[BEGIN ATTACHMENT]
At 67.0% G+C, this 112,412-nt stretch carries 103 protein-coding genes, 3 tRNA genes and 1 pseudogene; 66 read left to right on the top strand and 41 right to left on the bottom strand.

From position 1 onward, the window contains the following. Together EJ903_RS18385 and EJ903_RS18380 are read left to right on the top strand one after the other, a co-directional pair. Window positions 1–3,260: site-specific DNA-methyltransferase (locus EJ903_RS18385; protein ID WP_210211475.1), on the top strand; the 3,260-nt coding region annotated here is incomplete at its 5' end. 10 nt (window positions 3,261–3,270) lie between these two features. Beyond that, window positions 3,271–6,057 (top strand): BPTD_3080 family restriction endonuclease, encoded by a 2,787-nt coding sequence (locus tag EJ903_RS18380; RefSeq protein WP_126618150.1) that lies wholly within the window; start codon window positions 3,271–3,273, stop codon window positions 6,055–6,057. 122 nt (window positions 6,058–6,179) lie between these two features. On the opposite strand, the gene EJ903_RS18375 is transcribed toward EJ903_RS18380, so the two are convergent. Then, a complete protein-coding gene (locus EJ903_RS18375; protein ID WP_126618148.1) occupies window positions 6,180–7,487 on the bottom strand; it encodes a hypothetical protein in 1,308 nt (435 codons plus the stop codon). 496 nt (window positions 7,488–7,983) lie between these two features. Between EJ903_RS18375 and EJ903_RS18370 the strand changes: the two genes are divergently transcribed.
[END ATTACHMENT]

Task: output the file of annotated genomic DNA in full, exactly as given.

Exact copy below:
At 67.0% G+C, this 112,412-nt stretch carries 103 protein-coding genes, 3 tRNA genes and 1 pseudogene; 66 read left to right on the top strand and 41 right to left on the bottom strand.

From position 1 onward, the window contains the following. Together EJ903_RS18385 and EJ903_RS18380 are read left to right on the top strand one after the other, a co-directional pair. Window positions 1–3,260: site-specific DNA-methyltransferase (locus EJ903_RS18385; protein ID WP_210211475.1), on the top strand; the 3,260-nt coding region annotated here is incomplete at its 5' end. 10 nt (window positions 3,261–3,270) lie between these two features. Beyond that, window positions 3,271–6,057 (top strand): BPTD_3080 family restriction endonuclease, encoded by a 2,787-nt coding sequence (locus tag EJ903_RS18380; RefSeq protein WP_126618150.1) that lies wholly within the window; start codon window positions 3,271–3,273, stop codon window positions 6,055–6,057. 122 nt (window positions 6,058–6,179) lie between these two features. On the opposite strand, the gene EJ903_RS18375 is transcribed toward EJ903_RS18380, so the two are convergent. Then, a complete protein-coding gene (locus EJ903_RS18375; protein ID WP_126618148.1) occupies window positions 6,180–7,487 on the bottom strand; it encodes a hypothetical protein in 1,308 nt (435 codons plus the stop codon). 496 nt (window positions 7,488–7,983) lie between these two features. Between EJ903_RS18375 and EJ903_RS18370 the strand changes: the two genes are divergently transcribed.